An Ontario school board has been hit with four lawsuits totalling $35-million from a group of families who claim their children were repeatedly bullied by teachers and students at the schools.
The parents allege their children, who are now between seven and 16 years old, were verbally and physically abused by the defendants. The repeated, sporadic incidents allegedly occurred until 2005.
“The allegations are broad and different from lawsuit to lawsuit,” Sandra Zisckind, a Toronto lawyer representing all the plaintiffs, said yesterday. “They range from teachers bullying students to a sexual assault of one child to another.”
The statements of claim were filed on Aug. 4 against five teachers, three principals, two students, their parents and one vice-principal from the Bluewater District School Board in Owen Sound, 150 kilometres northwest of Toronto.
None of the allegations has been proven in court.
Ms. Zisckind, who was approached about eight months ago, said the parents share frustration with how school officials handled their complaints.
“These aren’t people dreaming up problems for a cash grab,” she said. “They just want someone to listen to them.”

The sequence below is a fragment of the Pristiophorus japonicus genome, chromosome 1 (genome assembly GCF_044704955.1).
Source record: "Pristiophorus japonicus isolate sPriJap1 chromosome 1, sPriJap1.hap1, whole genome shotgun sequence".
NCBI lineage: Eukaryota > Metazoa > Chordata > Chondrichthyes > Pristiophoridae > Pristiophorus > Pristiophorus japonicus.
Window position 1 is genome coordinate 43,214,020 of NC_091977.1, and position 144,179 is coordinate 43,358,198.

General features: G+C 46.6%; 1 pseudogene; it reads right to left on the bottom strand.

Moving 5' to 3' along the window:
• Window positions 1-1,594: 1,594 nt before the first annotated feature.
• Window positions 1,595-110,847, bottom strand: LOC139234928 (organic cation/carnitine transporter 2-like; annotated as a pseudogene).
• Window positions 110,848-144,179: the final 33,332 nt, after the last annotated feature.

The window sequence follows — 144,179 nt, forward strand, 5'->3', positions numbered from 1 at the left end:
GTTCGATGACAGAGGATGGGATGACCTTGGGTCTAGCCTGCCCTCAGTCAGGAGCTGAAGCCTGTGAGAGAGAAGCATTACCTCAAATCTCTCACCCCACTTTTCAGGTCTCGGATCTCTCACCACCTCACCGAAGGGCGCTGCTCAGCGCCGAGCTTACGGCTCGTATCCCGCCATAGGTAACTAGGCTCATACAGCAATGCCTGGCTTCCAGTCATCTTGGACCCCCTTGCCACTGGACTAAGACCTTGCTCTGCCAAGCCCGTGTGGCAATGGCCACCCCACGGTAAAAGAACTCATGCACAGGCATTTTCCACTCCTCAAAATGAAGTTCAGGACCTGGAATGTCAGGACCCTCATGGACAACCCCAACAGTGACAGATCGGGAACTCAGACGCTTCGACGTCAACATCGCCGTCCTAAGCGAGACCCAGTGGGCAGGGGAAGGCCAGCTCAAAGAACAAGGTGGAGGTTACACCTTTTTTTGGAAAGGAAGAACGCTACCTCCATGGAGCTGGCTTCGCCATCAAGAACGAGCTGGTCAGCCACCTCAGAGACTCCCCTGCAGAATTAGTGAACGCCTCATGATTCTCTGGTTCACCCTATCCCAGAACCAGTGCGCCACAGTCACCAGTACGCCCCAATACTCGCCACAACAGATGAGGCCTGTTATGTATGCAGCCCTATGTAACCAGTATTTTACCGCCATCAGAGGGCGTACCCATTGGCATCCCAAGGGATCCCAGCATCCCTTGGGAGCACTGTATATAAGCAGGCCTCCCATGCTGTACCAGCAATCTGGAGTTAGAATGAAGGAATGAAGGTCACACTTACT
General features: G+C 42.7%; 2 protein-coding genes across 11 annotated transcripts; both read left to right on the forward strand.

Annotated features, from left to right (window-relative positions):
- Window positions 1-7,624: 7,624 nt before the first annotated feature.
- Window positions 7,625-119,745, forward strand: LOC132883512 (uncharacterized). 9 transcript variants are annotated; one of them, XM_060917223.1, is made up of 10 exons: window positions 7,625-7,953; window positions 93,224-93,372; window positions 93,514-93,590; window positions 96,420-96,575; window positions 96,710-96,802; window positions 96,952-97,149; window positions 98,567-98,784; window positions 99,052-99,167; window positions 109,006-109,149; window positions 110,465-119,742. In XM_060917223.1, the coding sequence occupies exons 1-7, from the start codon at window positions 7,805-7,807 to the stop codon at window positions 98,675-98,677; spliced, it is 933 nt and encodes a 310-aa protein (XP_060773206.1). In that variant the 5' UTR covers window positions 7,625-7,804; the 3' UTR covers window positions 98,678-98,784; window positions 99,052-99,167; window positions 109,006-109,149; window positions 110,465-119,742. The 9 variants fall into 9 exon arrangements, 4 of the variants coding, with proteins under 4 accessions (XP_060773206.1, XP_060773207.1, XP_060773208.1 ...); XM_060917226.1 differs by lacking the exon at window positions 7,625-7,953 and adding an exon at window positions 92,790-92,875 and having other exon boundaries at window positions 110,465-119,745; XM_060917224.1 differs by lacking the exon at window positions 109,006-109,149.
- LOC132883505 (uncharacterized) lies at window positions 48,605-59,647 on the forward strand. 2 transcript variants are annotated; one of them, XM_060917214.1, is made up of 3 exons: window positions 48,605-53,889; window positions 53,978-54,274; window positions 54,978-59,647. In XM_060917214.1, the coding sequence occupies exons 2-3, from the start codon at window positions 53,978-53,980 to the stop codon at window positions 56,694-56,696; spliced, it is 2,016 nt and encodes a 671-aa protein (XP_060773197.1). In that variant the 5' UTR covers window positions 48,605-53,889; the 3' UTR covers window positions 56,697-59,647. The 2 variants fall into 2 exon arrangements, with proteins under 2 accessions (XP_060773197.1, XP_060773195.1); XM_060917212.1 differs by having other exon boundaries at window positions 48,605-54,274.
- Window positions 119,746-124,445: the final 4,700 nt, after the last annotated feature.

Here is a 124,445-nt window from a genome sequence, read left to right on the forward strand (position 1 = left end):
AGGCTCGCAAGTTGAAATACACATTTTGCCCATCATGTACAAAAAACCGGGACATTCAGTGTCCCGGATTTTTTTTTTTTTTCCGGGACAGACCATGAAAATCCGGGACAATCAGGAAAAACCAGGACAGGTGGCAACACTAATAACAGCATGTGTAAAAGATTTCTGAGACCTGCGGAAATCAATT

Parent Joe Grieco said he had no choice but to seek court action after his daughter was exposed to “psychological abuse” by a teacher.
His daughter would scream and refuse to go to class, he said.
“My daughter got so depressed that she even said she didn’t want to live, that she wanted to kill herself,” said Mr. Grieco. “She’s doing better now but it changed her personality.”
Most of the children are now attending schools in a separate school board.
In the statements of claim, the parents allege their children suffered a variety of side-effects from the bullying, including post-traumatic stress disorder, wetting the bed, anxiety, depression and self-esteem issues.
“We have to take away the idea that bullying is something that occurs, that it’s a rite of passage. Some children can deal with and go on, others who are vulnerable can’t handle it,” said Ms. Zisckind.
“We have anti-bullying programs and legislation educators can rely on now rather than just say ‘buck up and move on.’ That’s not a solution anymore.”
A spokeswoman with the Bluewater District School Board declined to comment.